The Constitutional Court rules section 67(1) is a procedural time-bar capable of condonation
Updated: Sep 8, 2020
Authors: Gomolemo Kekesi – Director, Phuti Mashalane – Senior Associate and Disebo Leokaoke – Candidate Attorney
On 24 June 2020, the Constitutional Court (“the Court”) handed down a landmark judgment in the matter between the Competition Commission of South Africa and Pickfords Removals SA (Pty) Limited. The apex court had to make a determination relating to the prescription provision, section 67(1), of the Competition Act 89 of 1998 (as amended) (“the Competition Act”).
This matter emanated from a case concerning alleged malfeasance of collusive tendering in the form of cover pricing or cover quoting, an illegal practice colloquially referred to as ‘bid-rigging’, in the furniture removal industry. A determination had to be made concerning a preliminary question, namely whether section 67(1) constituted an absolute time-bar or a procedural time-bar provision, which in the event of non-compliance, can be condoned in terms of section 58(1)(c)(ii) of the Competition Act. This issue arose pursuant to an exception raised by Pickfords in the proceedings before the Competition Tribunal (“Tribunal”). The Tribunal ruled that it could not invoke its powers of condonation under section 58(1)(c)(ii) of the Competition Act as this power does not apply to section 67(1). When the matter went to the Competition Appeal Court (“CAC”), this court said that the purpose of section 67(1) is to bar, in the public interest, investigations into cartel behavior that has ceased an appreciable time ago and thus no longer endangers the public. The CAC concluded by saying that the language employed in section 67(1) does not lend itself to condonation and that the time-bar in that section is absolute.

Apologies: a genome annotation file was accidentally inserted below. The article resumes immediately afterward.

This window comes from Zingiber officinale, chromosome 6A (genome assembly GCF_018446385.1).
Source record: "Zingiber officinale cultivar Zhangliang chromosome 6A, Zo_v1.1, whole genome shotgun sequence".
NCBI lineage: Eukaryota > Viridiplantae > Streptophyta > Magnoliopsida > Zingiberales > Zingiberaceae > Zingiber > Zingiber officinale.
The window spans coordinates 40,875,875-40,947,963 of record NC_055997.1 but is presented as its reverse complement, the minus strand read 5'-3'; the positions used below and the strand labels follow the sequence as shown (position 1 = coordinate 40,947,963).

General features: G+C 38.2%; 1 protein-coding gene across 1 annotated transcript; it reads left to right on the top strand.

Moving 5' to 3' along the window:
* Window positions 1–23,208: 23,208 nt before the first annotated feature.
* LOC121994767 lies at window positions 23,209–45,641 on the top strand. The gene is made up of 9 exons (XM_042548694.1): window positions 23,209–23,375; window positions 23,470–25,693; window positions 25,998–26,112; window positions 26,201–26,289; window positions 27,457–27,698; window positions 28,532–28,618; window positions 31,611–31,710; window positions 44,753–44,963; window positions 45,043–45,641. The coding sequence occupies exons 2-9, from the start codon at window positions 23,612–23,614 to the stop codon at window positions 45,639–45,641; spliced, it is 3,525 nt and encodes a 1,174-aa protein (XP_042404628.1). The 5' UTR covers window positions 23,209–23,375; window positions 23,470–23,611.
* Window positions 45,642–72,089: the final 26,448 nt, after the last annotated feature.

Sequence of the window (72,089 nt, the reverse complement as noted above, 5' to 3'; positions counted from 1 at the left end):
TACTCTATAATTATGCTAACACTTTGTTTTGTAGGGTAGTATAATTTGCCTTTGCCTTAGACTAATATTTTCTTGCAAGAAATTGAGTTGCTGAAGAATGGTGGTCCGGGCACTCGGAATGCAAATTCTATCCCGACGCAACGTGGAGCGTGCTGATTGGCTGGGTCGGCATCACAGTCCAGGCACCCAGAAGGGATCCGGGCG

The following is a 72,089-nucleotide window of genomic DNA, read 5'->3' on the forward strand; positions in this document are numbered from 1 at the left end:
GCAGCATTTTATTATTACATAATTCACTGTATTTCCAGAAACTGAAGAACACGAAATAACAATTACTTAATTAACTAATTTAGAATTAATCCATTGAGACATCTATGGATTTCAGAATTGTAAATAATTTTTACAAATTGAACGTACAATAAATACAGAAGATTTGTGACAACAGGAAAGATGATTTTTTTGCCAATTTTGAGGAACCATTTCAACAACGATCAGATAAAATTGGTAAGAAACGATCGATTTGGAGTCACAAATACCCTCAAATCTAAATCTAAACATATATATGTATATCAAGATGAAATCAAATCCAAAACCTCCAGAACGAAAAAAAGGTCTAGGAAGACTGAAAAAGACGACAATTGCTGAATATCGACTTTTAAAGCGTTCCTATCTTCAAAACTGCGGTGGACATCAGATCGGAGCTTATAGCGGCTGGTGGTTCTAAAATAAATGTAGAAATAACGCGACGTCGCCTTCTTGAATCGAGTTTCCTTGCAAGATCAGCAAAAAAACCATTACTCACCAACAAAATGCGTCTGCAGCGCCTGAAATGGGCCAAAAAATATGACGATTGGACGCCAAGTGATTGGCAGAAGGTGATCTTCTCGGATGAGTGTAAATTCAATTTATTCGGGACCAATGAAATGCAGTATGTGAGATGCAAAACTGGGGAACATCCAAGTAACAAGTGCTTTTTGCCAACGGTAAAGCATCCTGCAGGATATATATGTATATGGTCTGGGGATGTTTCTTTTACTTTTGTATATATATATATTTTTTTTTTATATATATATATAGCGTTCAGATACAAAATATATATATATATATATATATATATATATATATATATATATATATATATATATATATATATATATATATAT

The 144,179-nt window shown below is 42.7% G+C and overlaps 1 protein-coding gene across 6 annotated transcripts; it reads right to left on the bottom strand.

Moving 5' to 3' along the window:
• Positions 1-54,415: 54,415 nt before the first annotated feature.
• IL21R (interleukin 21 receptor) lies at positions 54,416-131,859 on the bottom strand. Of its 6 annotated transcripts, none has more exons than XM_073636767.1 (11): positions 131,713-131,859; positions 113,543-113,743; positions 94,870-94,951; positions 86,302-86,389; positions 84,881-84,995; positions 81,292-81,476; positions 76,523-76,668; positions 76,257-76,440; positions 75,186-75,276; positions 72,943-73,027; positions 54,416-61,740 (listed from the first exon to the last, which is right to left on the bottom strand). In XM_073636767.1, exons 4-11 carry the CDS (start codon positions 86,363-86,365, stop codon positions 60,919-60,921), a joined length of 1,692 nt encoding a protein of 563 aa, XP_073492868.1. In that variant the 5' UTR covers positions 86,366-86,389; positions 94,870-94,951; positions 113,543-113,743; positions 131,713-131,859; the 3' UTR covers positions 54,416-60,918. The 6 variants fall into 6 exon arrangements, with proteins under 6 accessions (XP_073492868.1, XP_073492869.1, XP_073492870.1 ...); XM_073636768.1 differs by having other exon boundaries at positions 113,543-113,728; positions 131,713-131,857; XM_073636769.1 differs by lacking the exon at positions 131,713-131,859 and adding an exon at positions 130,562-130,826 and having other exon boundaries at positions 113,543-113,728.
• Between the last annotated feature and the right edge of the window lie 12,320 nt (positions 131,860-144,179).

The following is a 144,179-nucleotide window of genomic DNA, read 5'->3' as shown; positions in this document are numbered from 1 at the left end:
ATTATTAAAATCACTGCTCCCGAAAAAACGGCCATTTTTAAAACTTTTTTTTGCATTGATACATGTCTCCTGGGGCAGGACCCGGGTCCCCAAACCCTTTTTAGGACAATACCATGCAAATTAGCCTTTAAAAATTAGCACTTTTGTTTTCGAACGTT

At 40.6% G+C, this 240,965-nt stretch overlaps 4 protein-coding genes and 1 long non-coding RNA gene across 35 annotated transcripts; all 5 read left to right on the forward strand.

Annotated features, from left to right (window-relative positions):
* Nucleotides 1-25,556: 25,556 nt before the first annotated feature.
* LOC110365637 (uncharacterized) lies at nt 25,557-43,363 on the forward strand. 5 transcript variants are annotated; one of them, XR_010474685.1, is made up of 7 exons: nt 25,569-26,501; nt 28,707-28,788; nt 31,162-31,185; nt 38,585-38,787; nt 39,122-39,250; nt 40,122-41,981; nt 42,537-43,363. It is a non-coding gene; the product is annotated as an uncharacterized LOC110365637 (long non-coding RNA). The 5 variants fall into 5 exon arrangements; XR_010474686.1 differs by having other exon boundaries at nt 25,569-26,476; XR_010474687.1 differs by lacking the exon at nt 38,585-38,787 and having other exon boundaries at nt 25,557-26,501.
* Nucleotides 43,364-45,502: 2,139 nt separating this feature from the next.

The factual matrix of the case is as follows: On 3 November 2010, a complaint was initiated in respect of the furniture removal industry. However, Pickfords was not cited as a respondent in this initiation statement. On 1 June 2011, Pickfords and other furniture removal firms were specifically cited in a further complaint initiation statement concerning the same practices alleged in the 2010 initiation (2011 initiation). Pursuant to further investigations, the 2011 initiation statement was amended on 13 June 2013, alleging a total of 37 instances of collusive tendering by Pickfords. On 11 September 2015, the Competition Commission (“the Commission”), acting in terms of section 50(1) of the Competition Act, referred a section 4(1)(b) prohibited practice complaint to the Tribunal, against Pickfords in respect of the 37 instances of collusive tendering (the complaint referral). The Commission alluded to both the 2010 and 2011 initiation statements in the complaint referral and described the 2011 initiation as an amendment of the 2010 initiation. Pickfords excepted to the complaint referral. It alleged that 20 of the 37 counts of the alleged collusive conduct against it should be dismissed, as 14 of them were time barred in terms of section 67(1) and the remaining six were not sufficiently pleaded.